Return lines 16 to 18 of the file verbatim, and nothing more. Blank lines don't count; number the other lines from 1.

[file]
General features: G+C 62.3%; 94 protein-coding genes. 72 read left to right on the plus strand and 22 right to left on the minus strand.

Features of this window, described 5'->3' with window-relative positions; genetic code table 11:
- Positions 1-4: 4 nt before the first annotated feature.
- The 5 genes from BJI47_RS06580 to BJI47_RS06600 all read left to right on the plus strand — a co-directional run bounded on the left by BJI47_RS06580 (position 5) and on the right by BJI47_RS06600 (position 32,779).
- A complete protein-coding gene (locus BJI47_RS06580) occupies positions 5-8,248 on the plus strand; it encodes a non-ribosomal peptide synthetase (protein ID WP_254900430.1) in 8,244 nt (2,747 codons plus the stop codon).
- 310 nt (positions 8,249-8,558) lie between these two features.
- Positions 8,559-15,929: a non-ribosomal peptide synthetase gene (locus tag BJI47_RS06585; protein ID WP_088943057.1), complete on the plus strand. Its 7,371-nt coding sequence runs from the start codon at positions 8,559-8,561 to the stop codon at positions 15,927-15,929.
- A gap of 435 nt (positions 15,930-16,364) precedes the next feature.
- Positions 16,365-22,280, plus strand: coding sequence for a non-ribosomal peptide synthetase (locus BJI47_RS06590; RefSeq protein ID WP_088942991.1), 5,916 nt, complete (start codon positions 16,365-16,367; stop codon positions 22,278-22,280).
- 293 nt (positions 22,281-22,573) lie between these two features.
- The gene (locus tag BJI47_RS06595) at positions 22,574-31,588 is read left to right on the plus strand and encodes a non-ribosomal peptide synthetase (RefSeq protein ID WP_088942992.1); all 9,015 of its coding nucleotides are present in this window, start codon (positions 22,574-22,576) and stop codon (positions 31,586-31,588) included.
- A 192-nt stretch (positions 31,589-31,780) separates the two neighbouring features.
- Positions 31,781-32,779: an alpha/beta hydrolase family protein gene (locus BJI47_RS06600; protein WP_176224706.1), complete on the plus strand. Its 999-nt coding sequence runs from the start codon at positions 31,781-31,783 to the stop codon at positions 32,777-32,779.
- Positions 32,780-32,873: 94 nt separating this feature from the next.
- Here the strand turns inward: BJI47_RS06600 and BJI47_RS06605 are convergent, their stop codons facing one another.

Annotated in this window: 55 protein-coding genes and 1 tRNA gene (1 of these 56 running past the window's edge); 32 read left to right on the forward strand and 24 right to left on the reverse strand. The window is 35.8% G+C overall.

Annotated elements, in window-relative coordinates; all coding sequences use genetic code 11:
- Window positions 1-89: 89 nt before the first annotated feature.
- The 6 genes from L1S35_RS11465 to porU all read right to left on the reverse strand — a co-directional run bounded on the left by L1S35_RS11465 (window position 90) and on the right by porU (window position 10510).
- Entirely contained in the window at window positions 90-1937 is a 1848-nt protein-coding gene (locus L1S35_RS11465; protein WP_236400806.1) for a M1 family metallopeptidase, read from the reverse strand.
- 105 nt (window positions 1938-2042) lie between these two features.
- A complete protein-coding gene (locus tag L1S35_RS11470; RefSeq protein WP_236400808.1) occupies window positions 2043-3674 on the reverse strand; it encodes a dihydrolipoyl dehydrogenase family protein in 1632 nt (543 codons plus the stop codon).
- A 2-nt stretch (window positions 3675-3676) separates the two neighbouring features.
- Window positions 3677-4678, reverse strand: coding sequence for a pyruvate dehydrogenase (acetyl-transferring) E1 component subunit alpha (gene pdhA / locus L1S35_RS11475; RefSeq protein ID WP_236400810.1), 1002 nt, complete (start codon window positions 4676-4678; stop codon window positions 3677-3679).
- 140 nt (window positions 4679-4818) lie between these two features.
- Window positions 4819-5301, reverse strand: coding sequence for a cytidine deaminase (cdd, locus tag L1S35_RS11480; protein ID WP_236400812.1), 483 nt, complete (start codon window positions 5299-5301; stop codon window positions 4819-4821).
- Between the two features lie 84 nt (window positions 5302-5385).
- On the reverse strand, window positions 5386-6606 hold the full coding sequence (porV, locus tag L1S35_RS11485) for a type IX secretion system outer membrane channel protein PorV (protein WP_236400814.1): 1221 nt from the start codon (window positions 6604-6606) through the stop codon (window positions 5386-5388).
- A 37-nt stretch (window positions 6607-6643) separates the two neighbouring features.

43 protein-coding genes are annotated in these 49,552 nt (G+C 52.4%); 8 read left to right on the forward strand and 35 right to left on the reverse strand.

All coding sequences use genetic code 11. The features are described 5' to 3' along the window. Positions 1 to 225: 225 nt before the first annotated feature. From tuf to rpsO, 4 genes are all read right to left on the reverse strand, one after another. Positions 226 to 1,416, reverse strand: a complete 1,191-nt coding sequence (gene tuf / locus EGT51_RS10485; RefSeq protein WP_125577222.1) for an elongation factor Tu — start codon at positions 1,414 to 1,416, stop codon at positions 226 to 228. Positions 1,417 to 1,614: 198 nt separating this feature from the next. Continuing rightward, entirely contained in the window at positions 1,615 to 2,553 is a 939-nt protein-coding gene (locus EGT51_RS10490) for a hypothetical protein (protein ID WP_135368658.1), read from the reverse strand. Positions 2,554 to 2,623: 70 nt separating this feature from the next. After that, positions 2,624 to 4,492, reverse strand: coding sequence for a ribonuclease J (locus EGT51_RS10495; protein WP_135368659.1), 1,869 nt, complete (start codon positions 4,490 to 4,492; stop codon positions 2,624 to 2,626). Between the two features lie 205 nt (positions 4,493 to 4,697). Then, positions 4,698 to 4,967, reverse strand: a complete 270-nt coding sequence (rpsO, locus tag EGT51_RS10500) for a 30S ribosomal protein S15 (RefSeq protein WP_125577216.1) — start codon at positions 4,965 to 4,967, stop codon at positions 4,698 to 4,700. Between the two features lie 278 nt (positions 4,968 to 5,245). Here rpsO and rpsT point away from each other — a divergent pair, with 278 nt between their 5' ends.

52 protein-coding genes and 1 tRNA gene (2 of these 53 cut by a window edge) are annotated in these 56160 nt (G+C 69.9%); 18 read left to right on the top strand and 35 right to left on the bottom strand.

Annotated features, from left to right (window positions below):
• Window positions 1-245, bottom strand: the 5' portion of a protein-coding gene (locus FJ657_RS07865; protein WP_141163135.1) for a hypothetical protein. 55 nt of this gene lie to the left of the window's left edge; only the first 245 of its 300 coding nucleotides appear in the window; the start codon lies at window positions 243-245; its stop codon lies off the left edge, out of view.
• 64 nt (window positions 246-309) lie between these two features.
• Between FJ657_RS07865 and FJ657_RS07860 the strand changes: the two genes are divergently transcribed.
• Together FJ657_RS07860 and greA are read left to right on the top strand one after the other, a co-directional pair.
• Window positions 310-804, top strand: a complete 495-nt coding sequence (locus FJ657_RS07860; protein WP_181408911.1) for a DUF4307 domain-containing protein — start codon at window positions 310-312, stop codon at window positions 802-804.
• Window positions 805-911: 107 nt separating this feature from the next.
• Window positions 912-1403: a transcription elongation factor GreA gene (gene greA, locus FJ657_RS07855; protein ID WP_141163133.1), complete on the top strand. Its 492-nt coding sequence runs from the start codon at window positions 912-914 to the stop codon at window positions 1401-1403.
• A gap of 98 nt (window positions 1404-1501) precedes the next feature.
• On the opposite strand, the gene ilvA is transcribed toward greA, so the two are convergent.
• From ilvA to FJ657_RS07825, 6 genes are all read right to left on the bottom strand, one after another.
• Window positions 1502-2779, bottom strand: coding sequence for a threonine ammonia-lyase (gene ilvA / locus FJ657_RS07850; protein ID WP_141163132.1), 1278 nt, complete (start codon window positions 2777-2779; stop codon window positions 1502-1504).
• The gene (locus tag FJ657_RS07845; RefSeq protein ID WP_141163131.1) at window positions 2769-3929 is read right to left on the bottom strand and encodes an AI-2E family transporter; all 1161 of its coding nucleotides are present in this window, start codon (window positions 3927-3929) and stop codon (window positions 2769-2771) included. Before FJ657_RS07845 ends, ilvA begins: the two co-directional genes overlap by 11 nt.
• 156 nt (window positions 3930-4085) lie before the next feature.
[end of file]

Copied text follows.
Annotated in this window: 55 protein-coding genes and 1 tRNA gene (1 of these 56 running past the window's edge); 32 read left to right on the forward strand and 24 right to left on the reverse strand. The window is 35.8% G+C overall.

Annotated elements, in window-relative coordinates; all coding sequences use genetic code 11:
- Window positions 1-89: 89 nt before the first annotated feature.